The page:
of the world.

Notice in the first example that there are duplicates. Suppose instead that you want a list of unique authors in the catalog. You might think that something like …

would work, but it actually returns just the first author’s name. To understand why that failed, you would need to understand more about the structure of XML documents. The first example actually returned a list of text nodes (i.e. not a list of text) and the unique filter is operating on that list, looking for element type uniqueness. Since all the items in the collection are text nodes, and so are all the same element type, all nodes beyond the first are therefore considered to be duplicates. The result is that only the first is returned.

What you are really after is the string value of each author node. From the author node you must first access its text node (its first and only child), then the value of that text node (line A in the next example).  Alternately, you can use a slightly shorter expression with the InnerText property (line B). One more variation uses the Select-Xml cmdlet  which avoids  a method call and so is, in some sense, a more distinctively PowerShell approach (line C). All three lines return the same result.

(A) $xdoc.SelectNodes(“//author”) | % { $_.FirstChild.Value } | select -Unique

(B) $xdoc.SelectNodes(“//author”) | % { $_.InnerText } | select -Unique

(C) $xdoc | Select-Xml “//author” | % { $_.Node.InnerText } | select -Unique

Gambardella, Matthew

Ralls, Kim

Corets, Eva

Randall, Cynthia

Thurman, Paula

Knorr, Stefan

Kress, Peter

O’Brien, Tim

Galos, Mike

 SelectNodes and SelectSingleNode together give you equivalent functionality to Select-Xml. Both support namespaces, which I have not mentioned yet. The two methods both take an  XmlNamespaceManager as an optional second parameter, while the Select-Xml cmdlet takes an optional Namespace parameter that specifies your namespaces in a hash table.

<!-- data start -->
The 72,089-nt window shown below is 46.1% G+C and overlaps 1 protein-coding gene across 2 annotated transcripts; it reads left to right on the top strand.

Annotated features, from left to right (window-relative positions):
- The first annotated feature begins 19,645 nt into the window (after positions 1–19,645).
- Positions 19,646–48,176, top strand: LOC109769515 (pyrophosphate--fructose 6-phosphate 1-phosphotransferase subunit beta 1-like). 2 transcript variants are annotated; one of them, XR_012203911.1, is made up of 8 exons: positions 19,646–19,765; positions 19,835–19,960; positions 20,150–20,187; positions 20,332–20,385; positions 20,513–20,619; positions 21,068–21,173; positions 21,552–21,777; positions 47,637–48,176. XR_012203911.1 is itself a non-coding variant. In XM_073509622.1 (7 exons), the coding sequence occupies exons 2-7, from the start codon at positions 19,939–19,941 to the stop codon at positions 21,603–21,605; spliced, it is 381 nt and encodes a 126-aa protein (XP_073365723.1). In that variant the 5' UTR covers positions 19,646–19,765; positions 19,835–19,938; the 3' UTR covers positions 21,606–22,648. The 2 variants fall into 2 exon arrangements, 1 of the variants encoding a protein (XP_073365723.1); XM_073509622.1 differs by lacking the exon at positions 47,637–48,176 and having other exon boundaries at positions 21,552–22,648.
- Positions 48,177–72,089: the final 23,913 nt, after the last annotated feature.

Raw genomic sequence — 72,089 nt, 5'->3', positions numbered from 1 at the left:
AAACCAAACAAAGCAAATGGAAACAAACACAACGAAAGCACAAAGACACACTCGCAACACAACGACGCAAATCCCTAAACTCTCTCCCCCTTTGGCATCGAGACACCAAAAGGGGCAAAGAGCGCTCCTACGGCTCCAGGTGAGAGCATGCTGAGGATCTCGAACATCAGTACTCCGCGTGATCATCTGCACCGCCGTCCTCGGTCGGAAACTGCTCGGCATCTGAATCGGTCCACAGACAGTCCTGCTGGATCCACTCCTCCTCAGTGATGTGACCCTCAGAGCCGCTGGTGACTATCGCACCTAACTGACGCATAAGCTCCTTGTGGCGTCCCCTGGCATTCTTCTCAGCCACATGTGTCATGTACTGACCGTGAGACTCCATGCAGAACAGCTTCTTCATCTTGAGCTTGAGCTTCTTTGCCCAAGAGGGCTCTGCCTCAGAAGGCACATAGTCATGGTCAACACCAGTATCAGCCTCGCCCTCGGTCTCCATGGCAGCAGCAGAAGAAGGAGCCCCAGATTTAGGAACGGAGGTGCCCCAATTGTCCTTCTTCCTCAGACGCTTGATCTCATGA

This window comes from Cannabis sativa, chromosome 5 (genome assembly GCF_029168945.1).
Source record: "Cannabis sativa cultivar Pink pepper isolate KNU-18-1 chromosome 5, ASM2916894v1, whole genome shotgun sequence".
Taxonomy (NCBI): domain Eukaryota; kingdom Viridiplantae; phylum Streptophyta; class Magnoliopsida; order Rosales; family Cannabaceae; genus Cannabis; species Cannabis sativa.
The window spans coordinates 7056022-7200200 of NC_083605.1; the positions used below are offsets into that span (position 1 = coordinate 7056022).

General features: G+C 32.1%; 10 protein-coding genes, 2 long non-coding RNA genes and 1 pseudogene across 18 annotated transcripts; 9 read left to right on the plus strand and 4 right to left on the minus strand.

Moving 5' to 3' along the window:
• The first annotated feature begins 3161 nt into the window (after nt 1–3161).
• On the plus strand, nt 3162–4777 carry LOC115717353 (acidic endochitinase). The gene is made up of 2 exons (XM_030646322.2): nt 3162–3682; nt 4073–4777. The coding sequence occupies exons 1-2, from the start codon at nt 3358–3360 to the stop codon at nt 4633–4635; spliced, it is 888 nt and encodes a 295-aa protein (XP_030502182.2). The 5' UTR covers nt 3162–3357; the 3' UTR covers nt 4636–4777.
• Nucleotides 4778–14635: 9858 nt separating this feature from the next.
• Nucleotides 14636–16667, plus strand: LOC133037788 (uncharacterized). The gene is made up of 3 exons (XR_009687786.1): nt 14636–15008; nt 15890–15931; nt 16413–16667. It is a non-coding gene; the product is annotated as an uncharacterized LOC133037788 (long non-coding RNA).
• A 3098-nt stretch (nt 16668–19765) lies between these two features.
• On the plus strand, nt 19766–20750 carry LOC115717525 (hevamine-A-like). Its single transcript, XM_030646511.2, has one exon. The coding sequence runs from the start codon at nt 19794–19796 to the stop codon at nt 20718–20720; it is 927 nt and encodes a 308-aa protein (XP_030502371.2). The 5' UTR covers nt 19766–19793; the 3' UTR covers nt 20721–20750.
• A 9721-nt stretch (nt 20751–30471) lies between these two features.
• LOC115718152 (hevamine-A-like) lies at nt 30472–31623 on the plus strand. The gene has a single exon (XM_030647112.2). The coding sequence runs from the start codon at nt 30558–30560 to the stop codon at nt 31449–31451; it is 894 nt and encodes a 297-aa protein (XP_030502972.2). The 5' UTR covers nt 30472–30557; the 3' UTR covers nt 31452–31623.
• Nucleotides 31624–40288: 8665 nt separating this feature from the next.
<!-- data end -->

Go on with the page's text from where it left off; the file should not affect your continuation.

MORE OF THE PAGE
SelectSingleNode returns an XmlNode and SelectNodes returns an XmlNodeList. Select-Xml, on the other hand, returns a SelectXmlInfo object (or an array of them) and its Node property provides access to the underlying node. The example just above illustrates these differences.

Accessing XML as Objects

With the same XmlDocument object from the last section, PowerShell also provides dynamic object support for XML data:  This allows you to access XML data as first-class PowerShell objects, requiring neither XPath selector nor familiarity with the details of such things as XML nodes, values or text nodes. Furthermore, you get instant, dynamic Intellisense of your XML schema when you load your XML data! Figure 2 illustrates this for the PowerShell ISE, where you get both selection choices and word completion, just like with PowerShell native tokens. Notice particularly in the bottom expansion that it looks for what you have typed anywhere in the property name, not just starting from the first character: Intellisense would find you a date property here whether it is named published_date or releaseDate or date_of_publication. Note that you have word completion available in PowerShell V2 or V3, and in PowerShell ISE or PowerShell console. But selection choices are only available in PowerShell ISE in V3.